When King Nebuchadnezzar ordered the three Hebrews thrown into a white-hot furnace to die for their treason, he saw a fourth figure beside them in the flames. He cried out:
Praise to the God of Shadrach, Meshach, and Abednego! He sent his angel to rescue his servants who trusted in him. They defied the king’s command and were willing to die rather than serve or worship any god except their own God. Therefore, I make this decree: If any people, whatever their race or nation or language, speak a word against the God of Shadrach, Meshach, and Abednego, they will be torn limb from limb, and their houses will be turned into heaps of rubble. There is no other god who can rescue like this! (Dan. 3:28–29).
The king not only accommodated their view but also protected them from others who would not be so accommodating. Obviously, we are not advocating that those who disagree should be cut to pieces—we’re in favor of confident pluralism, after all, not barbarism. But Shadrach, Meshach, and Abednego show us the undeniable power of a small group standing for what they believe.
Good faith Christians can sustain a similar humble opposition only if we are prepared and in community. It really can feel like social suicide to adhere to biblical ideas that contradict the ideas our world easily embraces. But we must not grow weary in doing well.
In the “church of culture,” the greatest sin you can commit is saying someone else is wrong. No matter how nicely you disagree, it is a real possibility that you could be thrown into the proverbial furnace reserved for social outcasts and cultural traitors. The fact that you disagree is enough to convict you. One-third of Americans say that anyone who believes same-sex relationships are wrong is intolerant. We’re not talking about bullying gay kids or evicting a lesbian couple from their apartment—just believing that God’s intention for sexuality does not include gay sex.
Being faithful often demands that we express ideas that conflict with the majority culture’s claims, concerns, and commitments. What Christians believe about sin, human purpose, identity, and ultimate meaning is at odds with the beliefs of many others. But we can’t stay quiet.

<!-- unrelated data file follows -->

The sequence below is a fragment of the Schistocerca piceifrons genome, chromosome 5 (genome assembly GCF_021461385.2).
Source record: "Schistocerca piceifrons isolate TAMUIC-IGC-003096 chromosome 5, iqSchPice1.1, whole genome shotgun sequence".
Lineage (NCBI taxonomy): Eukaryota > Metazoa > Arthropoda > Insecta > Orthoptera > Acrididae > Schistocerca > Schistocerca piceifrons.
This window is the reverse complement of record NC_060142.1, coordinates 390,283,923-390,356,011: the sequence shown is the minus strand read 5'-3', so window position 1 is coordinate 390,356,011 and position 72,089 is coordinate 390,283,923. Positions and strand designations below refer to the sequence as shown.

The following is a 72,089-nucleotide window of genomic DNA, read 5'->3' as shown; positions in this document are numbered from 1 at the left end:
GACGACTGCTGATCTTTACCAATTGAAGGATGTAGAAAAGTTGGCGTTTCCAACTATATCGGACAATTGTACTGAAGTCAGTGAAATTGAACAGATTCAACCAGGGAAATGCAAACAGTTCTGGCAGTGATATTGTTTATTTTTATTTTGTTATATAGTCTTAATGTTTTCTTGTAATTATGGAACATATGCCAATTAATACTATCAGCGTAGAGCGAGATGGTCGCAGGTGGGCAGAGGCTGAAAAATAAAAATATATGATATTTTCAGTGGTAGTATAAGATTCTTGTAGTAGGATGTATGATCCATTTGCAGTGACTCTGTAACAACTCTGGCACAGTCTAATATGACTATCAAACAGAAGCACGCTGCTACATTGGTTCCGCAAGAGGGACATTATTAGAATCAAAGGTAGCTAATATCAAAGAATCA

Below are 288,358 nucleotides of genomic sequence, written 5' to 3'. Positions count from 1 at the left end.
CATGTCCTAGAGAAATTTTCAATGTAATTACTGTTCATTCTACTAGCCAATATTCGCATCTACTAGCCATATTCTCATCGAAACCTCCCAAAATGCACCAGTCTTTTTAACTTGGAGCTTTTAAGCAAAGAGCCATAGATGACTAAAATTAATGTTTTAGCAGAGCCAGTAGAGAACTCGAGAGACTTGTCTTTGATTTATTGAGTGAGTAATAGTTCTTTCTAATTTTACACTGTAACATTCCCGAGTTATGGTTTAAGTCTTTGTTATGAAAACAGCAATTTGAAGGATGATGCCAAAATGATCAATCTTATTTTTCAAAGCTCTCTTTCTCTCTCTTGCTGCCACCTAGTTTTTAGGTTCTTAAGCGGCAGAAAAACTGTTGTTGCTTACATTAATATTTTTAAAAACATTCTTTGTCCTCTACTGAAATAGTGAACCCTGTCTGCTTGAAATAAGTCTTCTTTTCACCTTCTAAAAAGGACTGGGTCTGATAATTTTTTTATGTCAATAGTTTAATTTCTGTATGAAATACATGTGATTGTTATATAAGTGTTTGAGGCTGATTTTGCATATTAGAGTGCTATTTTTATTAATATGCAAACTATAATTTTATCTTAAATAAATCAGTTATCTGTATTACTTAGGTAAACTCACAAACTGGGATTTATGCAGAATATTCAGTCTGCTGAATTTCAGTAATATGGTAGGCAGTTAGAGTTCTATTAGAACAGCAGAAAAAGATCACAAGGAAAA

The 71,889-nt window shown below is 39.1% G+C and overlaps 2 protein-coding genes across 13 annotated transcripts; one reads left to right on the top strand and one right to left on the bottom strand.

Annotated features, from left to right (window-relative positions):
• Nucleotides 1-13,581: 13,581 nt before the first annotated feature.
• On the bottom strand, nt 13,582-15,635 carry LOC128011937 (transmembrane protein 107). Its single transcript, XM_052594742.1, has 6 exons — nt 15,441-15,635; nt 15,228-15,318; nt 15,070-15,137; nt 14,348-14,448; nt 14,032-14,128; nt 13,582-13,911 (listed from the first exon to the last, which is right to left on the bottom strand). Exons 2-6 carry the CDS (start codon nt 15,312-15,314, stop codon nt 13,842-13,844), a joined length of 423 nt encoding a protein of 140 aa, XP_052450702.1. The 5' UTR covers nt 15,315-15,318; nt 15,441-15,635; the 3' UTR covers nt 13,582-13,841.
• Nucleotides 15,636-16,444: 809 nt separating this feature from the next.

[Editor’s Note: This article is excerpted from Good Faith by David Kinnaman and Gabe Lyons. © 2016 by David Kinnaman and Gabe Lyons. Used by permission of Baker Books, a division of Baker Publishing Group. http://www.bakerpublishinggroup.com]
David Kinnaman is author of unChristian and You Lost Me. He is president of Barna Group, a leading research and communications company that works with church, nonprofits, and businesses ranging from film studios to financial services. Since 1995, David has directed interviews with nearly one million individuals and overseen hundreds of US and global research studies. He and his wife, Jill, live in California with their three children.
Gabe Lyons is author of unchristian and The Next Christians. He is the founder of Q, a learning community that educates and mobilizes Christians to think well and advance good in society. Called “sophisticated and orthodox” by The New York Times, Q represents the perspective of a new generation of Christians. Gave speaks on cultural issues where fiath intersects public life. He lives in Nashville with his wife, Rebekah, and their three children.
Publication date: March 15, 2016